Developing emotional resilience is one of the ways that Mind the Mental Health Charity report as effective in managing your stress.
Taking steps to look after your wellbeing can help you deal with pressure, and reduce the impact that stress has on your life.
Resilience is not just your ability to bounce back, but also your capacity to adapt in the face of challenging circumstances, whilst maintaining a stable state of mental wellbeing.
Resilience isn’t a personality trait – it’s something that we can all take steps to achieve over time. Read some of the recommendations below to learn how:
- Practise being straight forward and assertive. If people are making unreasonable or unrealistic demands on you, be prepared to tell them how you feel and say no.
- Use relaxation techniques. Do what helps you relax, like having a bath, listening to music or taking your dog for a walk. Make sure you set aside time to do it.
- Develop your interests and hobbies. Finding an activity that’s helps you escape from everyday pressures. If stress is making you feel lonely or isolated, shared hobbies can also be a good way to meet new people.
- Make time for your friends. Chatting to friends about the things you find difficult can help you keep things in perspective and you can do the same for them. Laughing and smiling with them will also produce hormones that help you to relax.
- Find balance in your life. You may find that one part of your life, such as your job or young children, are taking up almost all of your time and energy. Try making a decision to focus some of your energy on other parts of your life, like family, friends or hobbies to spread the weight of pressures in your life.
- Get enough sleep. Stress can often make it difficult to sleep, and can cause sleep problems. Getting enough sleep can help you to deal with difficult situations.
- Be active. Being physically active is important for both our physical and mental health. Even a regular walk outside may help you to feel less stressed.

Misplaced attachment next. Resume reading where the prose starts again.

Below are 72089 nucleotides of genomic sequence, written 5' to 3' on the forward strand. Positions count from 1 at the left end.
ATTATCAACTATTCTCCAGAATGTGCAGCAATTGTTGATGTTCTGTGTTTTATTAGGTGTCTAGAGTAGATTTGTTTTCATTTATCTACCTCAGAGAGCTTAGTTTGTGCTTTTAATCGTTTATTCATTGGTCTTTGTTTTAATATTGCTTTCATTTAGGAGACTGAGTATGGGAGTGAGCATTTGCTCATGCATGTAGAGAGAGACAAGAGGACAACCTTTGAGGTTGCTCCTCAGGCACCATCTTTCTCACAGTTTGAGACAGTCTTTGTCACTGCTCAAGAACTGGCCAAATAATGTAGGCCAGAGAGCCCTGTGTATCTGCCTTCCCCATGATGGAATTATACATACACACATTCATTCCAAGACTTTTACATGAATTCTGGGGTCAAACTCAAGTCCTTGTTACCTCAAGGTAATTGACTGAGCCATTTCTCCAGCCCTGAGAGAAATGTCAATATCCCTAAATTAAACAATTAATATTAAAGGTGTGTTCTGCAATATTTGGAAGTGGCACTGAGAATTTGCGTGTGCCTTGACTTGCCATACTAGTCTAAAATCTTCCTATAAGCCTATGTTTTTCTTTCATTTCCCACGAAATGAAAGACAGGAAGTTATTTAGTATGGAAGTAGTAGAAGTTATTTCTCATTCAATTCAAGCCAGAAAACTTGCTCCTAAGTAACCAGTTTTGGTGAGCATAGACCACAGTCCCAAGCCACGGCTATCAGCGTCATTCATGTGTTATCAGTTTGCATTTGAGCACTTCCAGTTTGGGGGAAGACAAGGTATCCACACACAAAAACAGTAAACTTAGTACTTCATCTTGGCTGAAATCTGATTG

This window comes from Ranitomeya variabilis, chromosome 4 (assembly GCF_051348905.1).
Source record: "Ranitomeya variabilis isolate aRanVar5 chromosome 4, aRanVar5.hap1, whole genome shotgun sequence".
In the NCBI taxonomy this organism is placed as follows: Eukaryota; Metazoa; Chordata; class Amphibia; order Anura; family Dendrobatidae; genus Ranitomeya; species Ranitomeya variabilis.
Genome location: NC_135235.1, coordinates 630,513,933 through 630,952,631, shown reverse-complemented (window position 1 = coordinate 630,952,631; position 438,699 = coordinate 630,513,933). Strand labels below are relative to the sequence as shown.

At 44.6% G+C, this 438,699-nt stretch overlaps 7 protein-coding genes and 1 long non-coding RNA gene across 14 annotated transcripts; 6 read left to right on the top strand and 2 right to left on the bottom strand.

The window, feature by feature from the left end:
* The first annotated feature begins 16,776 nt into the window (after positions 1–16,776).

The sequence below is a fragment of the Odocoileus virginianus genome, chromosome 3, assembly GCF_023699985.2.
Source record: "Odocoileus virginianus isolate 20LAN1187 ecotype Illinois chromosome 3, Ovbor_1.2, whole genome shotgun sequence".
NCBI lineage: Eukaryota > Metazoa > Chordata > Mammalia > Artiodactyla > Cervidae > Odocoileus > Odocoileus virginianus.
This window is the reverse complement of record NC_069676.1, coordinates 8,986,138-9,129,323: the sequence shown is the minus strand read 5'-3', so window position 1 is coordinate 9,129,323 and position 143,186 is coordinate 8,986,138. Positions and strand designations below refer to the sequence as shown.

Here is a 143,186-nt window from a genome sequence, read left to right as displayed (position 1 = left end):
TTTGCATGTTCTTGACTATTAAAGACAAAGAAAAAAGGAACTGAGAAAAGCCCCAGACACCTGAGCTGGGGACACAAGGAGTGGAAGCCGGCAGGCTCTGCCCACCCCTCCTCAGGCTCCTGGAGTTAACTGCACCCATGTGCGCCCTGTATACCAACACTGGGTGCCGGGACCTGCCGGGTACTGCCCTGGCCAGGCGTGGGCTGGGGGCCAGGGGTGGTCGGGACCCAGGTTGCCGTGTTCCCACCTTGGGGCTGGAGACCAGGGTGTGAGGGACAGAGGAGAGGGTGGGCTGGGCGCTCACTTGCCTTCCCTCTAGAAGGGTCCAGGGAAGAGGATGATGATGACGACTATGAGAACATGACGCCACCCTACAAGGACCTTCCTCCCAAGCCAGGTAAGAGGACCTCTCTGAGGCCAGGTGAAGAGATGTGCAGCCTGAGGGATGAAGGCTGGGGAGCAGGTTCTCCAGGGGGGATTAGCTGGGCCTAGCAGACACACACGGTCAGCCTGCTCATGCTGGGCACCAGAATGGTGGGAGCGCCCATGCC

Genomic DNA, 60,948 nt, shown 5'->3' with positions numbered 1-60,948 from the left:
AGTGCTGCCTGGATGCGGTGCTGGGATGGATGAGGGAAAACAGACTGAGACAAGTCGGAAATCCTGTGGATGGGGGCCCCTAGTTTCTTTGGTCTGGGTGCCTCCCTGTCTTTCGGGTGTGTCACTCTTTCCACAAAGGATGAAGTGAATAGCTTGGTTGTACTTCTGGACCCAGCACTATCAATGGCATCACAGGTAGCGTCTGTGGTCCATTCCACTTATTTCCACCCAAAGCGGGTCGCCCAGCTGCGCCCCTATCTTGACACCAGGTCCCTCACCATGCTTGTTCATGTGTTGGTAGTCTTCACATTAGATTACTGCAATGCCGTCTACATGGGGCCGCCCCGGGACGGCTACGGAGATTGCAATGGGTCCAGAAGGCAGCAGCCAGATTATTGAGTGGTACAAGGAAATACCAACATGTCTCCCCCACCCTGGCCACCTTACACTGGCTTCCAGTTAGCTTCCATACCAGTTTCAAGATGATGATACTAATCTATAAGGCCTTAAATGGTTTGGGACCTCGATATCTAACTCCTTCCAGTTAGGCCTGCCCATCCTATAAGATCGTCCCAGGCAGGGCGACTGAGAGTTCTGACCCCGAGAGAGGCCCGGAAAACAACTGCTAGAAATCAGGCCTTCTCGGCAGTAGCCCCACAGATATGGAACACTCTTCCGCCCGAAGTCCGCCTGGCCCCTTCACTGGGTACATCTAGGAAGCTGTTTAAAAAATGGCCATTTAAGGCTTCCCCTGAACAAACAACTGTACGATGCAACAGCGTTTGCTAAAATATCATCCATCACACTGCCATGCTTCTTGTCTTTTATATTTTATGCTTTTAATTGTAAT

- Eat healthily. When you’re stressed, it can be tempting to skip meals or eat too much of the wrong kinds of food. What you eat, and when, can make a big difference to how well you feel.
Give yourself a break:
- Reward yourself for achievements – even small things like finishing a piece of work or making a decision. You could take a walk, read a book, treat yourself to food you enjoy, or simply tell yourself “well done”.
- Get a change of scenery. You might want to go outside, go to a friend’s house or go to a café for a break – even if it’s just for a short time.
- Take a break or holiday. Time away from your normal routine can help you relax and feel refreshed. Even spending a day in a different place can help you feel more able to face stress.
- Resolve conflicts, if you can. Although this can sometimes be hard, speaking to a manager, colleague or family member about problems in your relationship with them can help you find ways to move forward.
- Forgive yourself when you feel you have make a mistake, or don’t achieve something you hoped for. Try to remember that nobody’s perfect, and putting extra pressure on yourself doesn’t help.
Build your support network:
- Friends and family. Sometimes just telling the people close to you how you are feeling can make a big difference.
- Support at work, such as your line manager, human resources (HR) department or employee assistance schemes. Your wellbeing is important and responsible employers will take it seriously. If you’re worried that the culture in your workplace might not be very supportive, you might find it helpful to take a look at Time to Change’s resources.
- Peer support. Sometimes sharing your experiences with people who’ve been through something similar can help you feel less alone.
- Specialist websites and organisations: